School of Arts

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Professor Nicola Shaughnessy

Professor of Performance

Director of Research



I am Professor of Performance with research and teaching specialisms in contemporary performance, autobiography, applied and socially engaged theatre. I founded Kent’s Research Centre for Cognition, Kinesthetics and Performance,  and I am co-editor of Methuen’s Performance and Science series. I was Chair of the QAA Subject Benchmarking Review for Drama, Dance and Performing Arts (2014-15) and I am a member of the AHRC Peer Review College (academic, international, strategic, knowledge exchange). I was Principal Investigator for the AHRC project, Imagining Autism (2011-2014), an interdisciplinary collaboration between Drama, Psychology and the Tizard Centre (University of Kent). This secured AHRC Follow-On Funding in 2018 (Autism Reimagined: creative resources for schools and communities). A further development from Imagining Autism was a pilot project in 2017, seed-funded by a public engagement research grant (University of Kent), working with community participants to explore autism and gender through a collaborative and creative approach. This resulted in a short film and led to a new AHRC grant for Playing A/Part, a project investigating the experience of autistic women, girls and marginalised genders through participatory arts practices. This is an interdisciplinary collaboration between the Universities of Kent (Drama and Digital Arts) and Surrey (Psychology).

My teaching and research integrates theory and practice, ethics and aesthetics within interdisciplinary contexts.  Throughout my career, I have worked across subject boundaries, with publications in literature, film and social science as well as performance studies and theatre history. My current research brings me into dialogue with psychologists and neuroscientists through projects using drama, media and participatory research practices to explore autism, dementia and mental health. Complementing this is an ongoing pursuit and evaluation of the role of creative practice as an embodied methodology and pedagogy. I am particularly interested in supervising PhD students with projects that might be facilitated through cross disciplinary team supervision (see Supervision).

A Joint degree in Drama and English and MA studies in feminist theory created the foundations for my future work and pursuit of practice based approaches to teaching and research. My discovery of a neglected corpus of autobiographical plays by women inspired my PhD and a passion for archival research. A PGCE at Cambridge initiated my interest in applied theatre prior to my first appointment in Cheltenham (now University of Gloucestershire). My extensive experience of curriculum development, academic leadership and educational management began here. I launched a new programme in Performance Arts, participated in the development of a modular degree scheme and the validation process for degree awarding powers. I also directed several productions at Shaftesbury Hall Theatre. After five years I moved to University College Worcester, playing a similar role in developing Drama within a modular scheme. Here I established a long standing relationship with C&T theatre company and developed postdoctoral research, publishing articles on gender, theatre and autobiography.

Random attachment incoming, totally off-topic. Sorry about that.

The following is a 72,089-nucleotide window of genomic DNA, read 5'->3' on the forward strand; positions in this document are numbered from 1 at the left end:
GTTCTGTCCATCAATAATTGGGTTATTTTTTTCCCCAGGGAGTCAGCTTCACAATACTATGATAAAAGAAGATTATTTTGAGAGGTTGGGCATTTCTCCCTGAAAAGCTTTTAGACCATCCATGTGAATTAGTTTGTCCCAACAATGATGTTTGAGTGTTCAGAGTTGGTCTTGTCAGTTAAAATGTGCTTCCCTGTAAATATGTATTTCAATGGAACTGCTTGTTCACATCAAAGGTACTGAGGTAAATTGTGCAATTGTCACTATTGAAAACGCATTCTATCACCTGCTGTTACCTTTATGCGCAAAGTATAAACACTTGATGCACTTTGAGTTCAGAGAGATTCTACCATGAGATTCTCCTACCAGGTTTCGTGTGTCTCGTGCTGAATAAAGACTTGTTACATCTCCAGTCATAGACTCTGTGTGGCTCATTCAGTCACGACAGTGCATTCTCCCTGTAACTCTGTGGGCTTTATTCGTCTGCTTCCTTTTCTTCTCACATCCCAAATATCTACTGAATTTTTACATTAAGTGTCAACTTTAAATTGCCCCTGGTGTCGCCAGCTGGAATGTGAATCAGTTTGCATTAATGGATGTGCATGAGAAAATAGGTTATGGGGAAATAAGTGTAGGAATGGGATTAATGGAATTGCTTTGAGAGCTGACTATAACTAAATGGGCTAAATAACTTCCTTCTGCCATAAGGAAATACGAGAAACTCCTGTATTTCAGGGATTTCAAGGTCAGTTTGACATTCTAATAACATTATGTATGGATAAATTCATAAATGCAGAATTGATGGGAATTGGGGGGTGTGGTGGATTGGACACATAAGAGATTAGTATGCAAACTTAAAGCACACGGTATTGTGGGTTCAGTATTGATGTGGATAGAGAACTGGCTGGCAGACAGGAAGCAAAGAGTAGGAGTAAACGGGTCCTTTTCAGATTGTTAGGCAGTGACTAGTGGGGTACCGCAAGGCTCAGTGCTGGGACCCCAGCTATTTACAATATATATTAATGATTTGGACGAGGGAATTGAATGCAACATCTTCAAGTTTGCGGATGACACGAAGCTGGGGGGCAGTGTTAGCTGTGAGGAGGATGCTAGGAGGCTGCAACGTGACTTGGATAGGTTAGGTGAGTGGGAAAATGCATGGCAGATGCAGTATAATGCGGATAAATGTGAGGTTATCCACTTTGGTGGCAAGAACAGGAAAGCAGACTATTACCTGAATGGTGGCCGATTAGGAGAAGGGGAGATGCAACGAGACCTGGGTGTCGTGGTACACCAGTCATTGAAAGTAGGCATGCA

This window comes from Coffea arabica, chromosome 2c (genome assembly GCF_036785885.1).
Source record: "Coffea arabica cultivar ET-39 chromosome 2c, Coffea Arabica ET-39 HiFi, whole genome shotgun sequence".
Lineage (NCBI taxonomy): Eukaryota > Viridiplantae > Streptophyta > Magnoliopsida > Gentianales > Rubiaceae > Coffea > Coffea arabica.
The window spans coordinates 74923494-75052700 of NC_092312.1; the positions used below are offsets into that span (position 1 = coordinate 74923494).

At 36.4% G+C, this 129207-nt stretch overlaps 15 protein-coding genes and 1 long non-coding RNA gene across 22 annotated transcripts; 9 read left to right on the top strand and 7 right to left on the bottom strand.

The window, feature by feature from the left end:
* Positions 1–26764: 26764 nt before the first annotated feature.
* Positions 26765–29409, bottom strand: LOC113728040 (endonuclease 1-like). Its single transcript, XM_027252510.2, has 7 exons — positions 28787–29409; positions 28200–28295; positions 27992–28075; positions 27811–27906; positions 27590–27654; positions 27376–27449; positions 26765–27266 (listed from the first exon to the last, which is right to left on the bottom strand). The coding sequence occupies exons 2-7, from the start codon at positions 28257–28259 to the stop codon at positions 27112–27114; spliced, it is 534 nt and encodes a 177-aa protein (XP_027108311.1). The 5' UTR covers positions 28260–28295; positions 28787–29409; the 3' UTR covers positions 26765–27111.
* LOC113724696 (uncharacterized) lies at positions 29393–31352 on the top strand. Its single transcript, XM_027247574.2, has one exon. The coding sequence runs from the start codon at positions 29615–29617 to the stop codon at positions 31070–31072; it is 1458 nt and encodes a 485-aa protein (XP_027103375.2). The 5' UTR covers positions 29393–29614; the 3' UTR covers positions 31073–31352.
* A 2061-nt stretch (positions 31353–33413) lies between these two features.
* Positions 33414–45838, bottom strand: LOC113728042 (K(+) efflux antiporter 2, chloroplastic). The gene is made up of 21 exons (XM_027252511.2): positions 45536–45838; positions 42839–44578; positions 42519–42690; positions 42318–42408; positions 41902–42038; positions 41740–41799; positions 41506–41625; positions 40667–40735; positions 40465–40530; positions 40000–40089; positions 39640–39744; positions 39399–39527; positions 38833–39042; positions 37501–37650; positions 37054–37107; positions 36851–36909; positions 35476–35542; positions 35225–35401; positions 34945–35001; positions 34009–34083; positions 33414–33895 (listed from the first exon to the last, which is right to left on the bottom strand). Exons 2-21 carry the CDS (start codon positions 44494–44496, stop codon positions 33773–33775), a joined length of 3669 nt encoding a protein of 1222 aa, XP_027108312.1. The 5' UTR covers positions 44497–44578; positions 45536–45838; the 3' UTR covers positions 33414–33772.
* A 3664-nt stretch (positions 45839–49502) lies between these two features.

In 1999 I was appointed at Kent where I introduced modules and programmes in Contemporary Performance and Applied Theatre and participated in the development of the postgraduate Practice as Research programmes and initiated Kent's Graduate Theatre Company Scheme. I've played a variety of leadership roles at Kent to include being Director of Drama (2004-2007) and Deputy Head of the School of Arts (2010-2012).
I was founder and Director (2010-14) of Kent’s Centre for Cognition, Kinesthetics and Performance, based in the School of Arts with cross-faculty engagement, a rapidly developing network and a programme of interdisciplinary events. This was a platform for the development of the Methuen Performance and Science series for which I am co-editor (with Professor John Lutterbie at Stony Brook University). I participate in a range of national and international subject networks, including SCUDD (Committee member 2008-2012), TaPRA, IFTR and Cognitive Futures in the Humanities (see External Roles). I also contribute to funded networks and a series of public and community engagement activities in education, health and participatory arts contexts (see External roles and activities).

Current activities